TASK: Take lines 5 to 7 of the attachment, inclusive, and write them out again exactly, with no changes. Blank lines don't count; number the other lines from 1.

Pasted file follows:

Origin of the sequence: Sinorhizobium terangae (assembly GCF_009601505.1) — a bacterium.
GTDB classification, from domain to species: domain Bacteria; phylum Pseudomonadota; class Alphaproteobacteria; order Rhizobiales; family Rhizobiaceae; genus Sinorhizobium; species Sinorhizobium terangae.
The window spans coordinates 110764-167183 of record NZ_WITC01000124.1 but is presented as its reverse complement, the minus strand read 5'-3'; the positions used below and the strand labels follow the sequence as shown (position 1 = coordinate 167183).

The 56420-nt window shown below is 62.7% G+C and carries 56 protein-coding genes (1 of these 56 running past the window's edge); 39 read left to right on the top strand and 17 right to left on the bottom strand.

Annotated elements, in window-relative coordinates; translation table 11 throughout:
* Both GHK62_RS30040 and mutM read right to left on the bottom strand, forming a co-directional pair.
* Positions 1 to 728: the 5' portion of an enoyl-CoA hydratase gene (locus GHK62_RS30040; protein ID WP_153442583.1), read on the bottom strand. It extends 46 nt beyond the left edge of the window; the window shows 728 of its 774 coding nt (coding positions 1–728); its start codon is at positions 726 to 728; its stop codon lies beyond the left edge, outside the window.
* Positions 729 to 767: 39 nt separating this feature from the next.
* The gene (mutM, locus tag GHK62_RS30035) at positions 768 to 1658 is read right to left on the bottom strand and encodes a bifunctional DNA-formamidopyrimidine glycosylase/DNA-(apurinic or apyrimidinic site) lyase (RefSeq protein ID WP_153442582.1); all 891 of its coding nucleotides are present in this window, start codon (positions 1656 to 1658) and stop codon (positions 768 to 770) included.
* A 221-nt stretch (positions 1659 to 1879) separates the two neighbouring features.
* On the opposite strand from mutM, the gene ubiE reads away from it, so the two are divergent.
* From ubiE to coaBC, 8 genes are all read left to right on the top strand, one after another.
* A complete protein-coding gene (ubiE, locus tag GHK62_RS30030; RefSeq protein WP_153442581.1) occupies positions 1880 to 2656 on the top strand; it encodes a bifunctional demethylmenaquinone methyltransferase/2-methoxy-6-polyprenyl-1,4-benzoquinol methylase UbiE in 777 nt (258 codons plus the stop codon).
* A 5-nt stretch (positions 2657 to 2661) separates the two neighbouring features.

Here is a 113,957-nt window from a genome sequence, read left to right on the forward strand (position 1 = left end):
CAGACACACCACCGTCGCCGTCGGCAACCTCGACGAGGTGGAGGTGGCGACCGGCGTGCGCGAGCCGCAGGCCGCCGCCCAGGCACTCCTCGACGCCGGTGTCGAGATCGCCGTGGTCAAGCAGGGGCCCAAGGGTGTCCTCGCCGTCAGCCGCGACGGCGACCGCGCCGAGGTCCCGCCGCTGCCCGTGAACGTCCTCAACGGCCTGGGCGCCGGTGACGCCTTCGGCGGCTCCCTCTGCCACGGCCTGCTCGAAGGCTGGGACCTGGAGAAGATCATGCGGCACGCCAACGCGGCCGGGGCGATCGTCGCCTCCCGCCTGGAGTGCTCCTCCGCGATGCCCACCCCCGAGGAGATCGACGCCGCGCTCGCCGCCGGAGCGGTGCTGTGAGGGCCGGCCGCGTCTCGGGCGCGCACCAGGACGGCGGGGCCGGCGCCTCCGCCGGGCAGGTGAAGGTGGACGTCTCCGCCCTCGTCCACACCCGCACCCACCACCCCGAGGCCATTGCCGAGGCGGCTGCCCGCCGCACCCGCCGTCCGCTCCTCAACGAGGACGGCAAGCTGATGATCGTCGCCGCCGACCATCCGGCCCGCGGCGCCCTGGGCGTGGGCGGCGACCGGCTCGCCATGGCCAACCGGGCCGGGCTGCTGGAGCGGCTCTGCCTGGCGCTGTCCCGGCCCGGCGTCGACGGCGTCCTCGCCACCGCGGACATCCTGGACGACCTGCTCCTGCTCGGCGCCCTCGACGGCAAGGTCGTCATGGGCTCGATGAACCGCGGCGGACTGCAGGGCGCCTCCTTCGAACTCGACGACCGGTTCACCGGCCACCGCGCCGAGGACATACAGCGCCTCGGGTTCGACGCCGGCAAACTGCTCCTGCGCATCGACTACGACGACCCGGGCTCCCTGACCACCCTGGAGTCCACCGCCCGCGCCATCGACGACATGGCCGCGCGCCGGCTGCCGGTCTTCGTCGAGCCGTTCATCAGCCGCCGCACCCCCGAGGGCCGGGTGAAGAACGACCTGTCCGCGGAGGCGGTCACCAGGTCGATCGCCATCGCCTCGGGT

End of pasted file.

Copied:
Annotated elements, in window-relative coordinates; translation table 11 throughout:
* Both GHK62_RS30040 and mutM read right to left on the bottom strand, forming a co-directional pair.
* Positions 1 to 728: the 5' portion of an enoyl-CoA hydratase gene (locus GHK62_RS30040; protein ID WP_153442583.1), read on the bottom strand. It extends 46 nt beyond the left edge of the window; the window shows 728 of its 774 coding nt (coding positions 1–728); its start codon is at positions 726 to 728; its stop codon lies beyond the left edge, outside the window.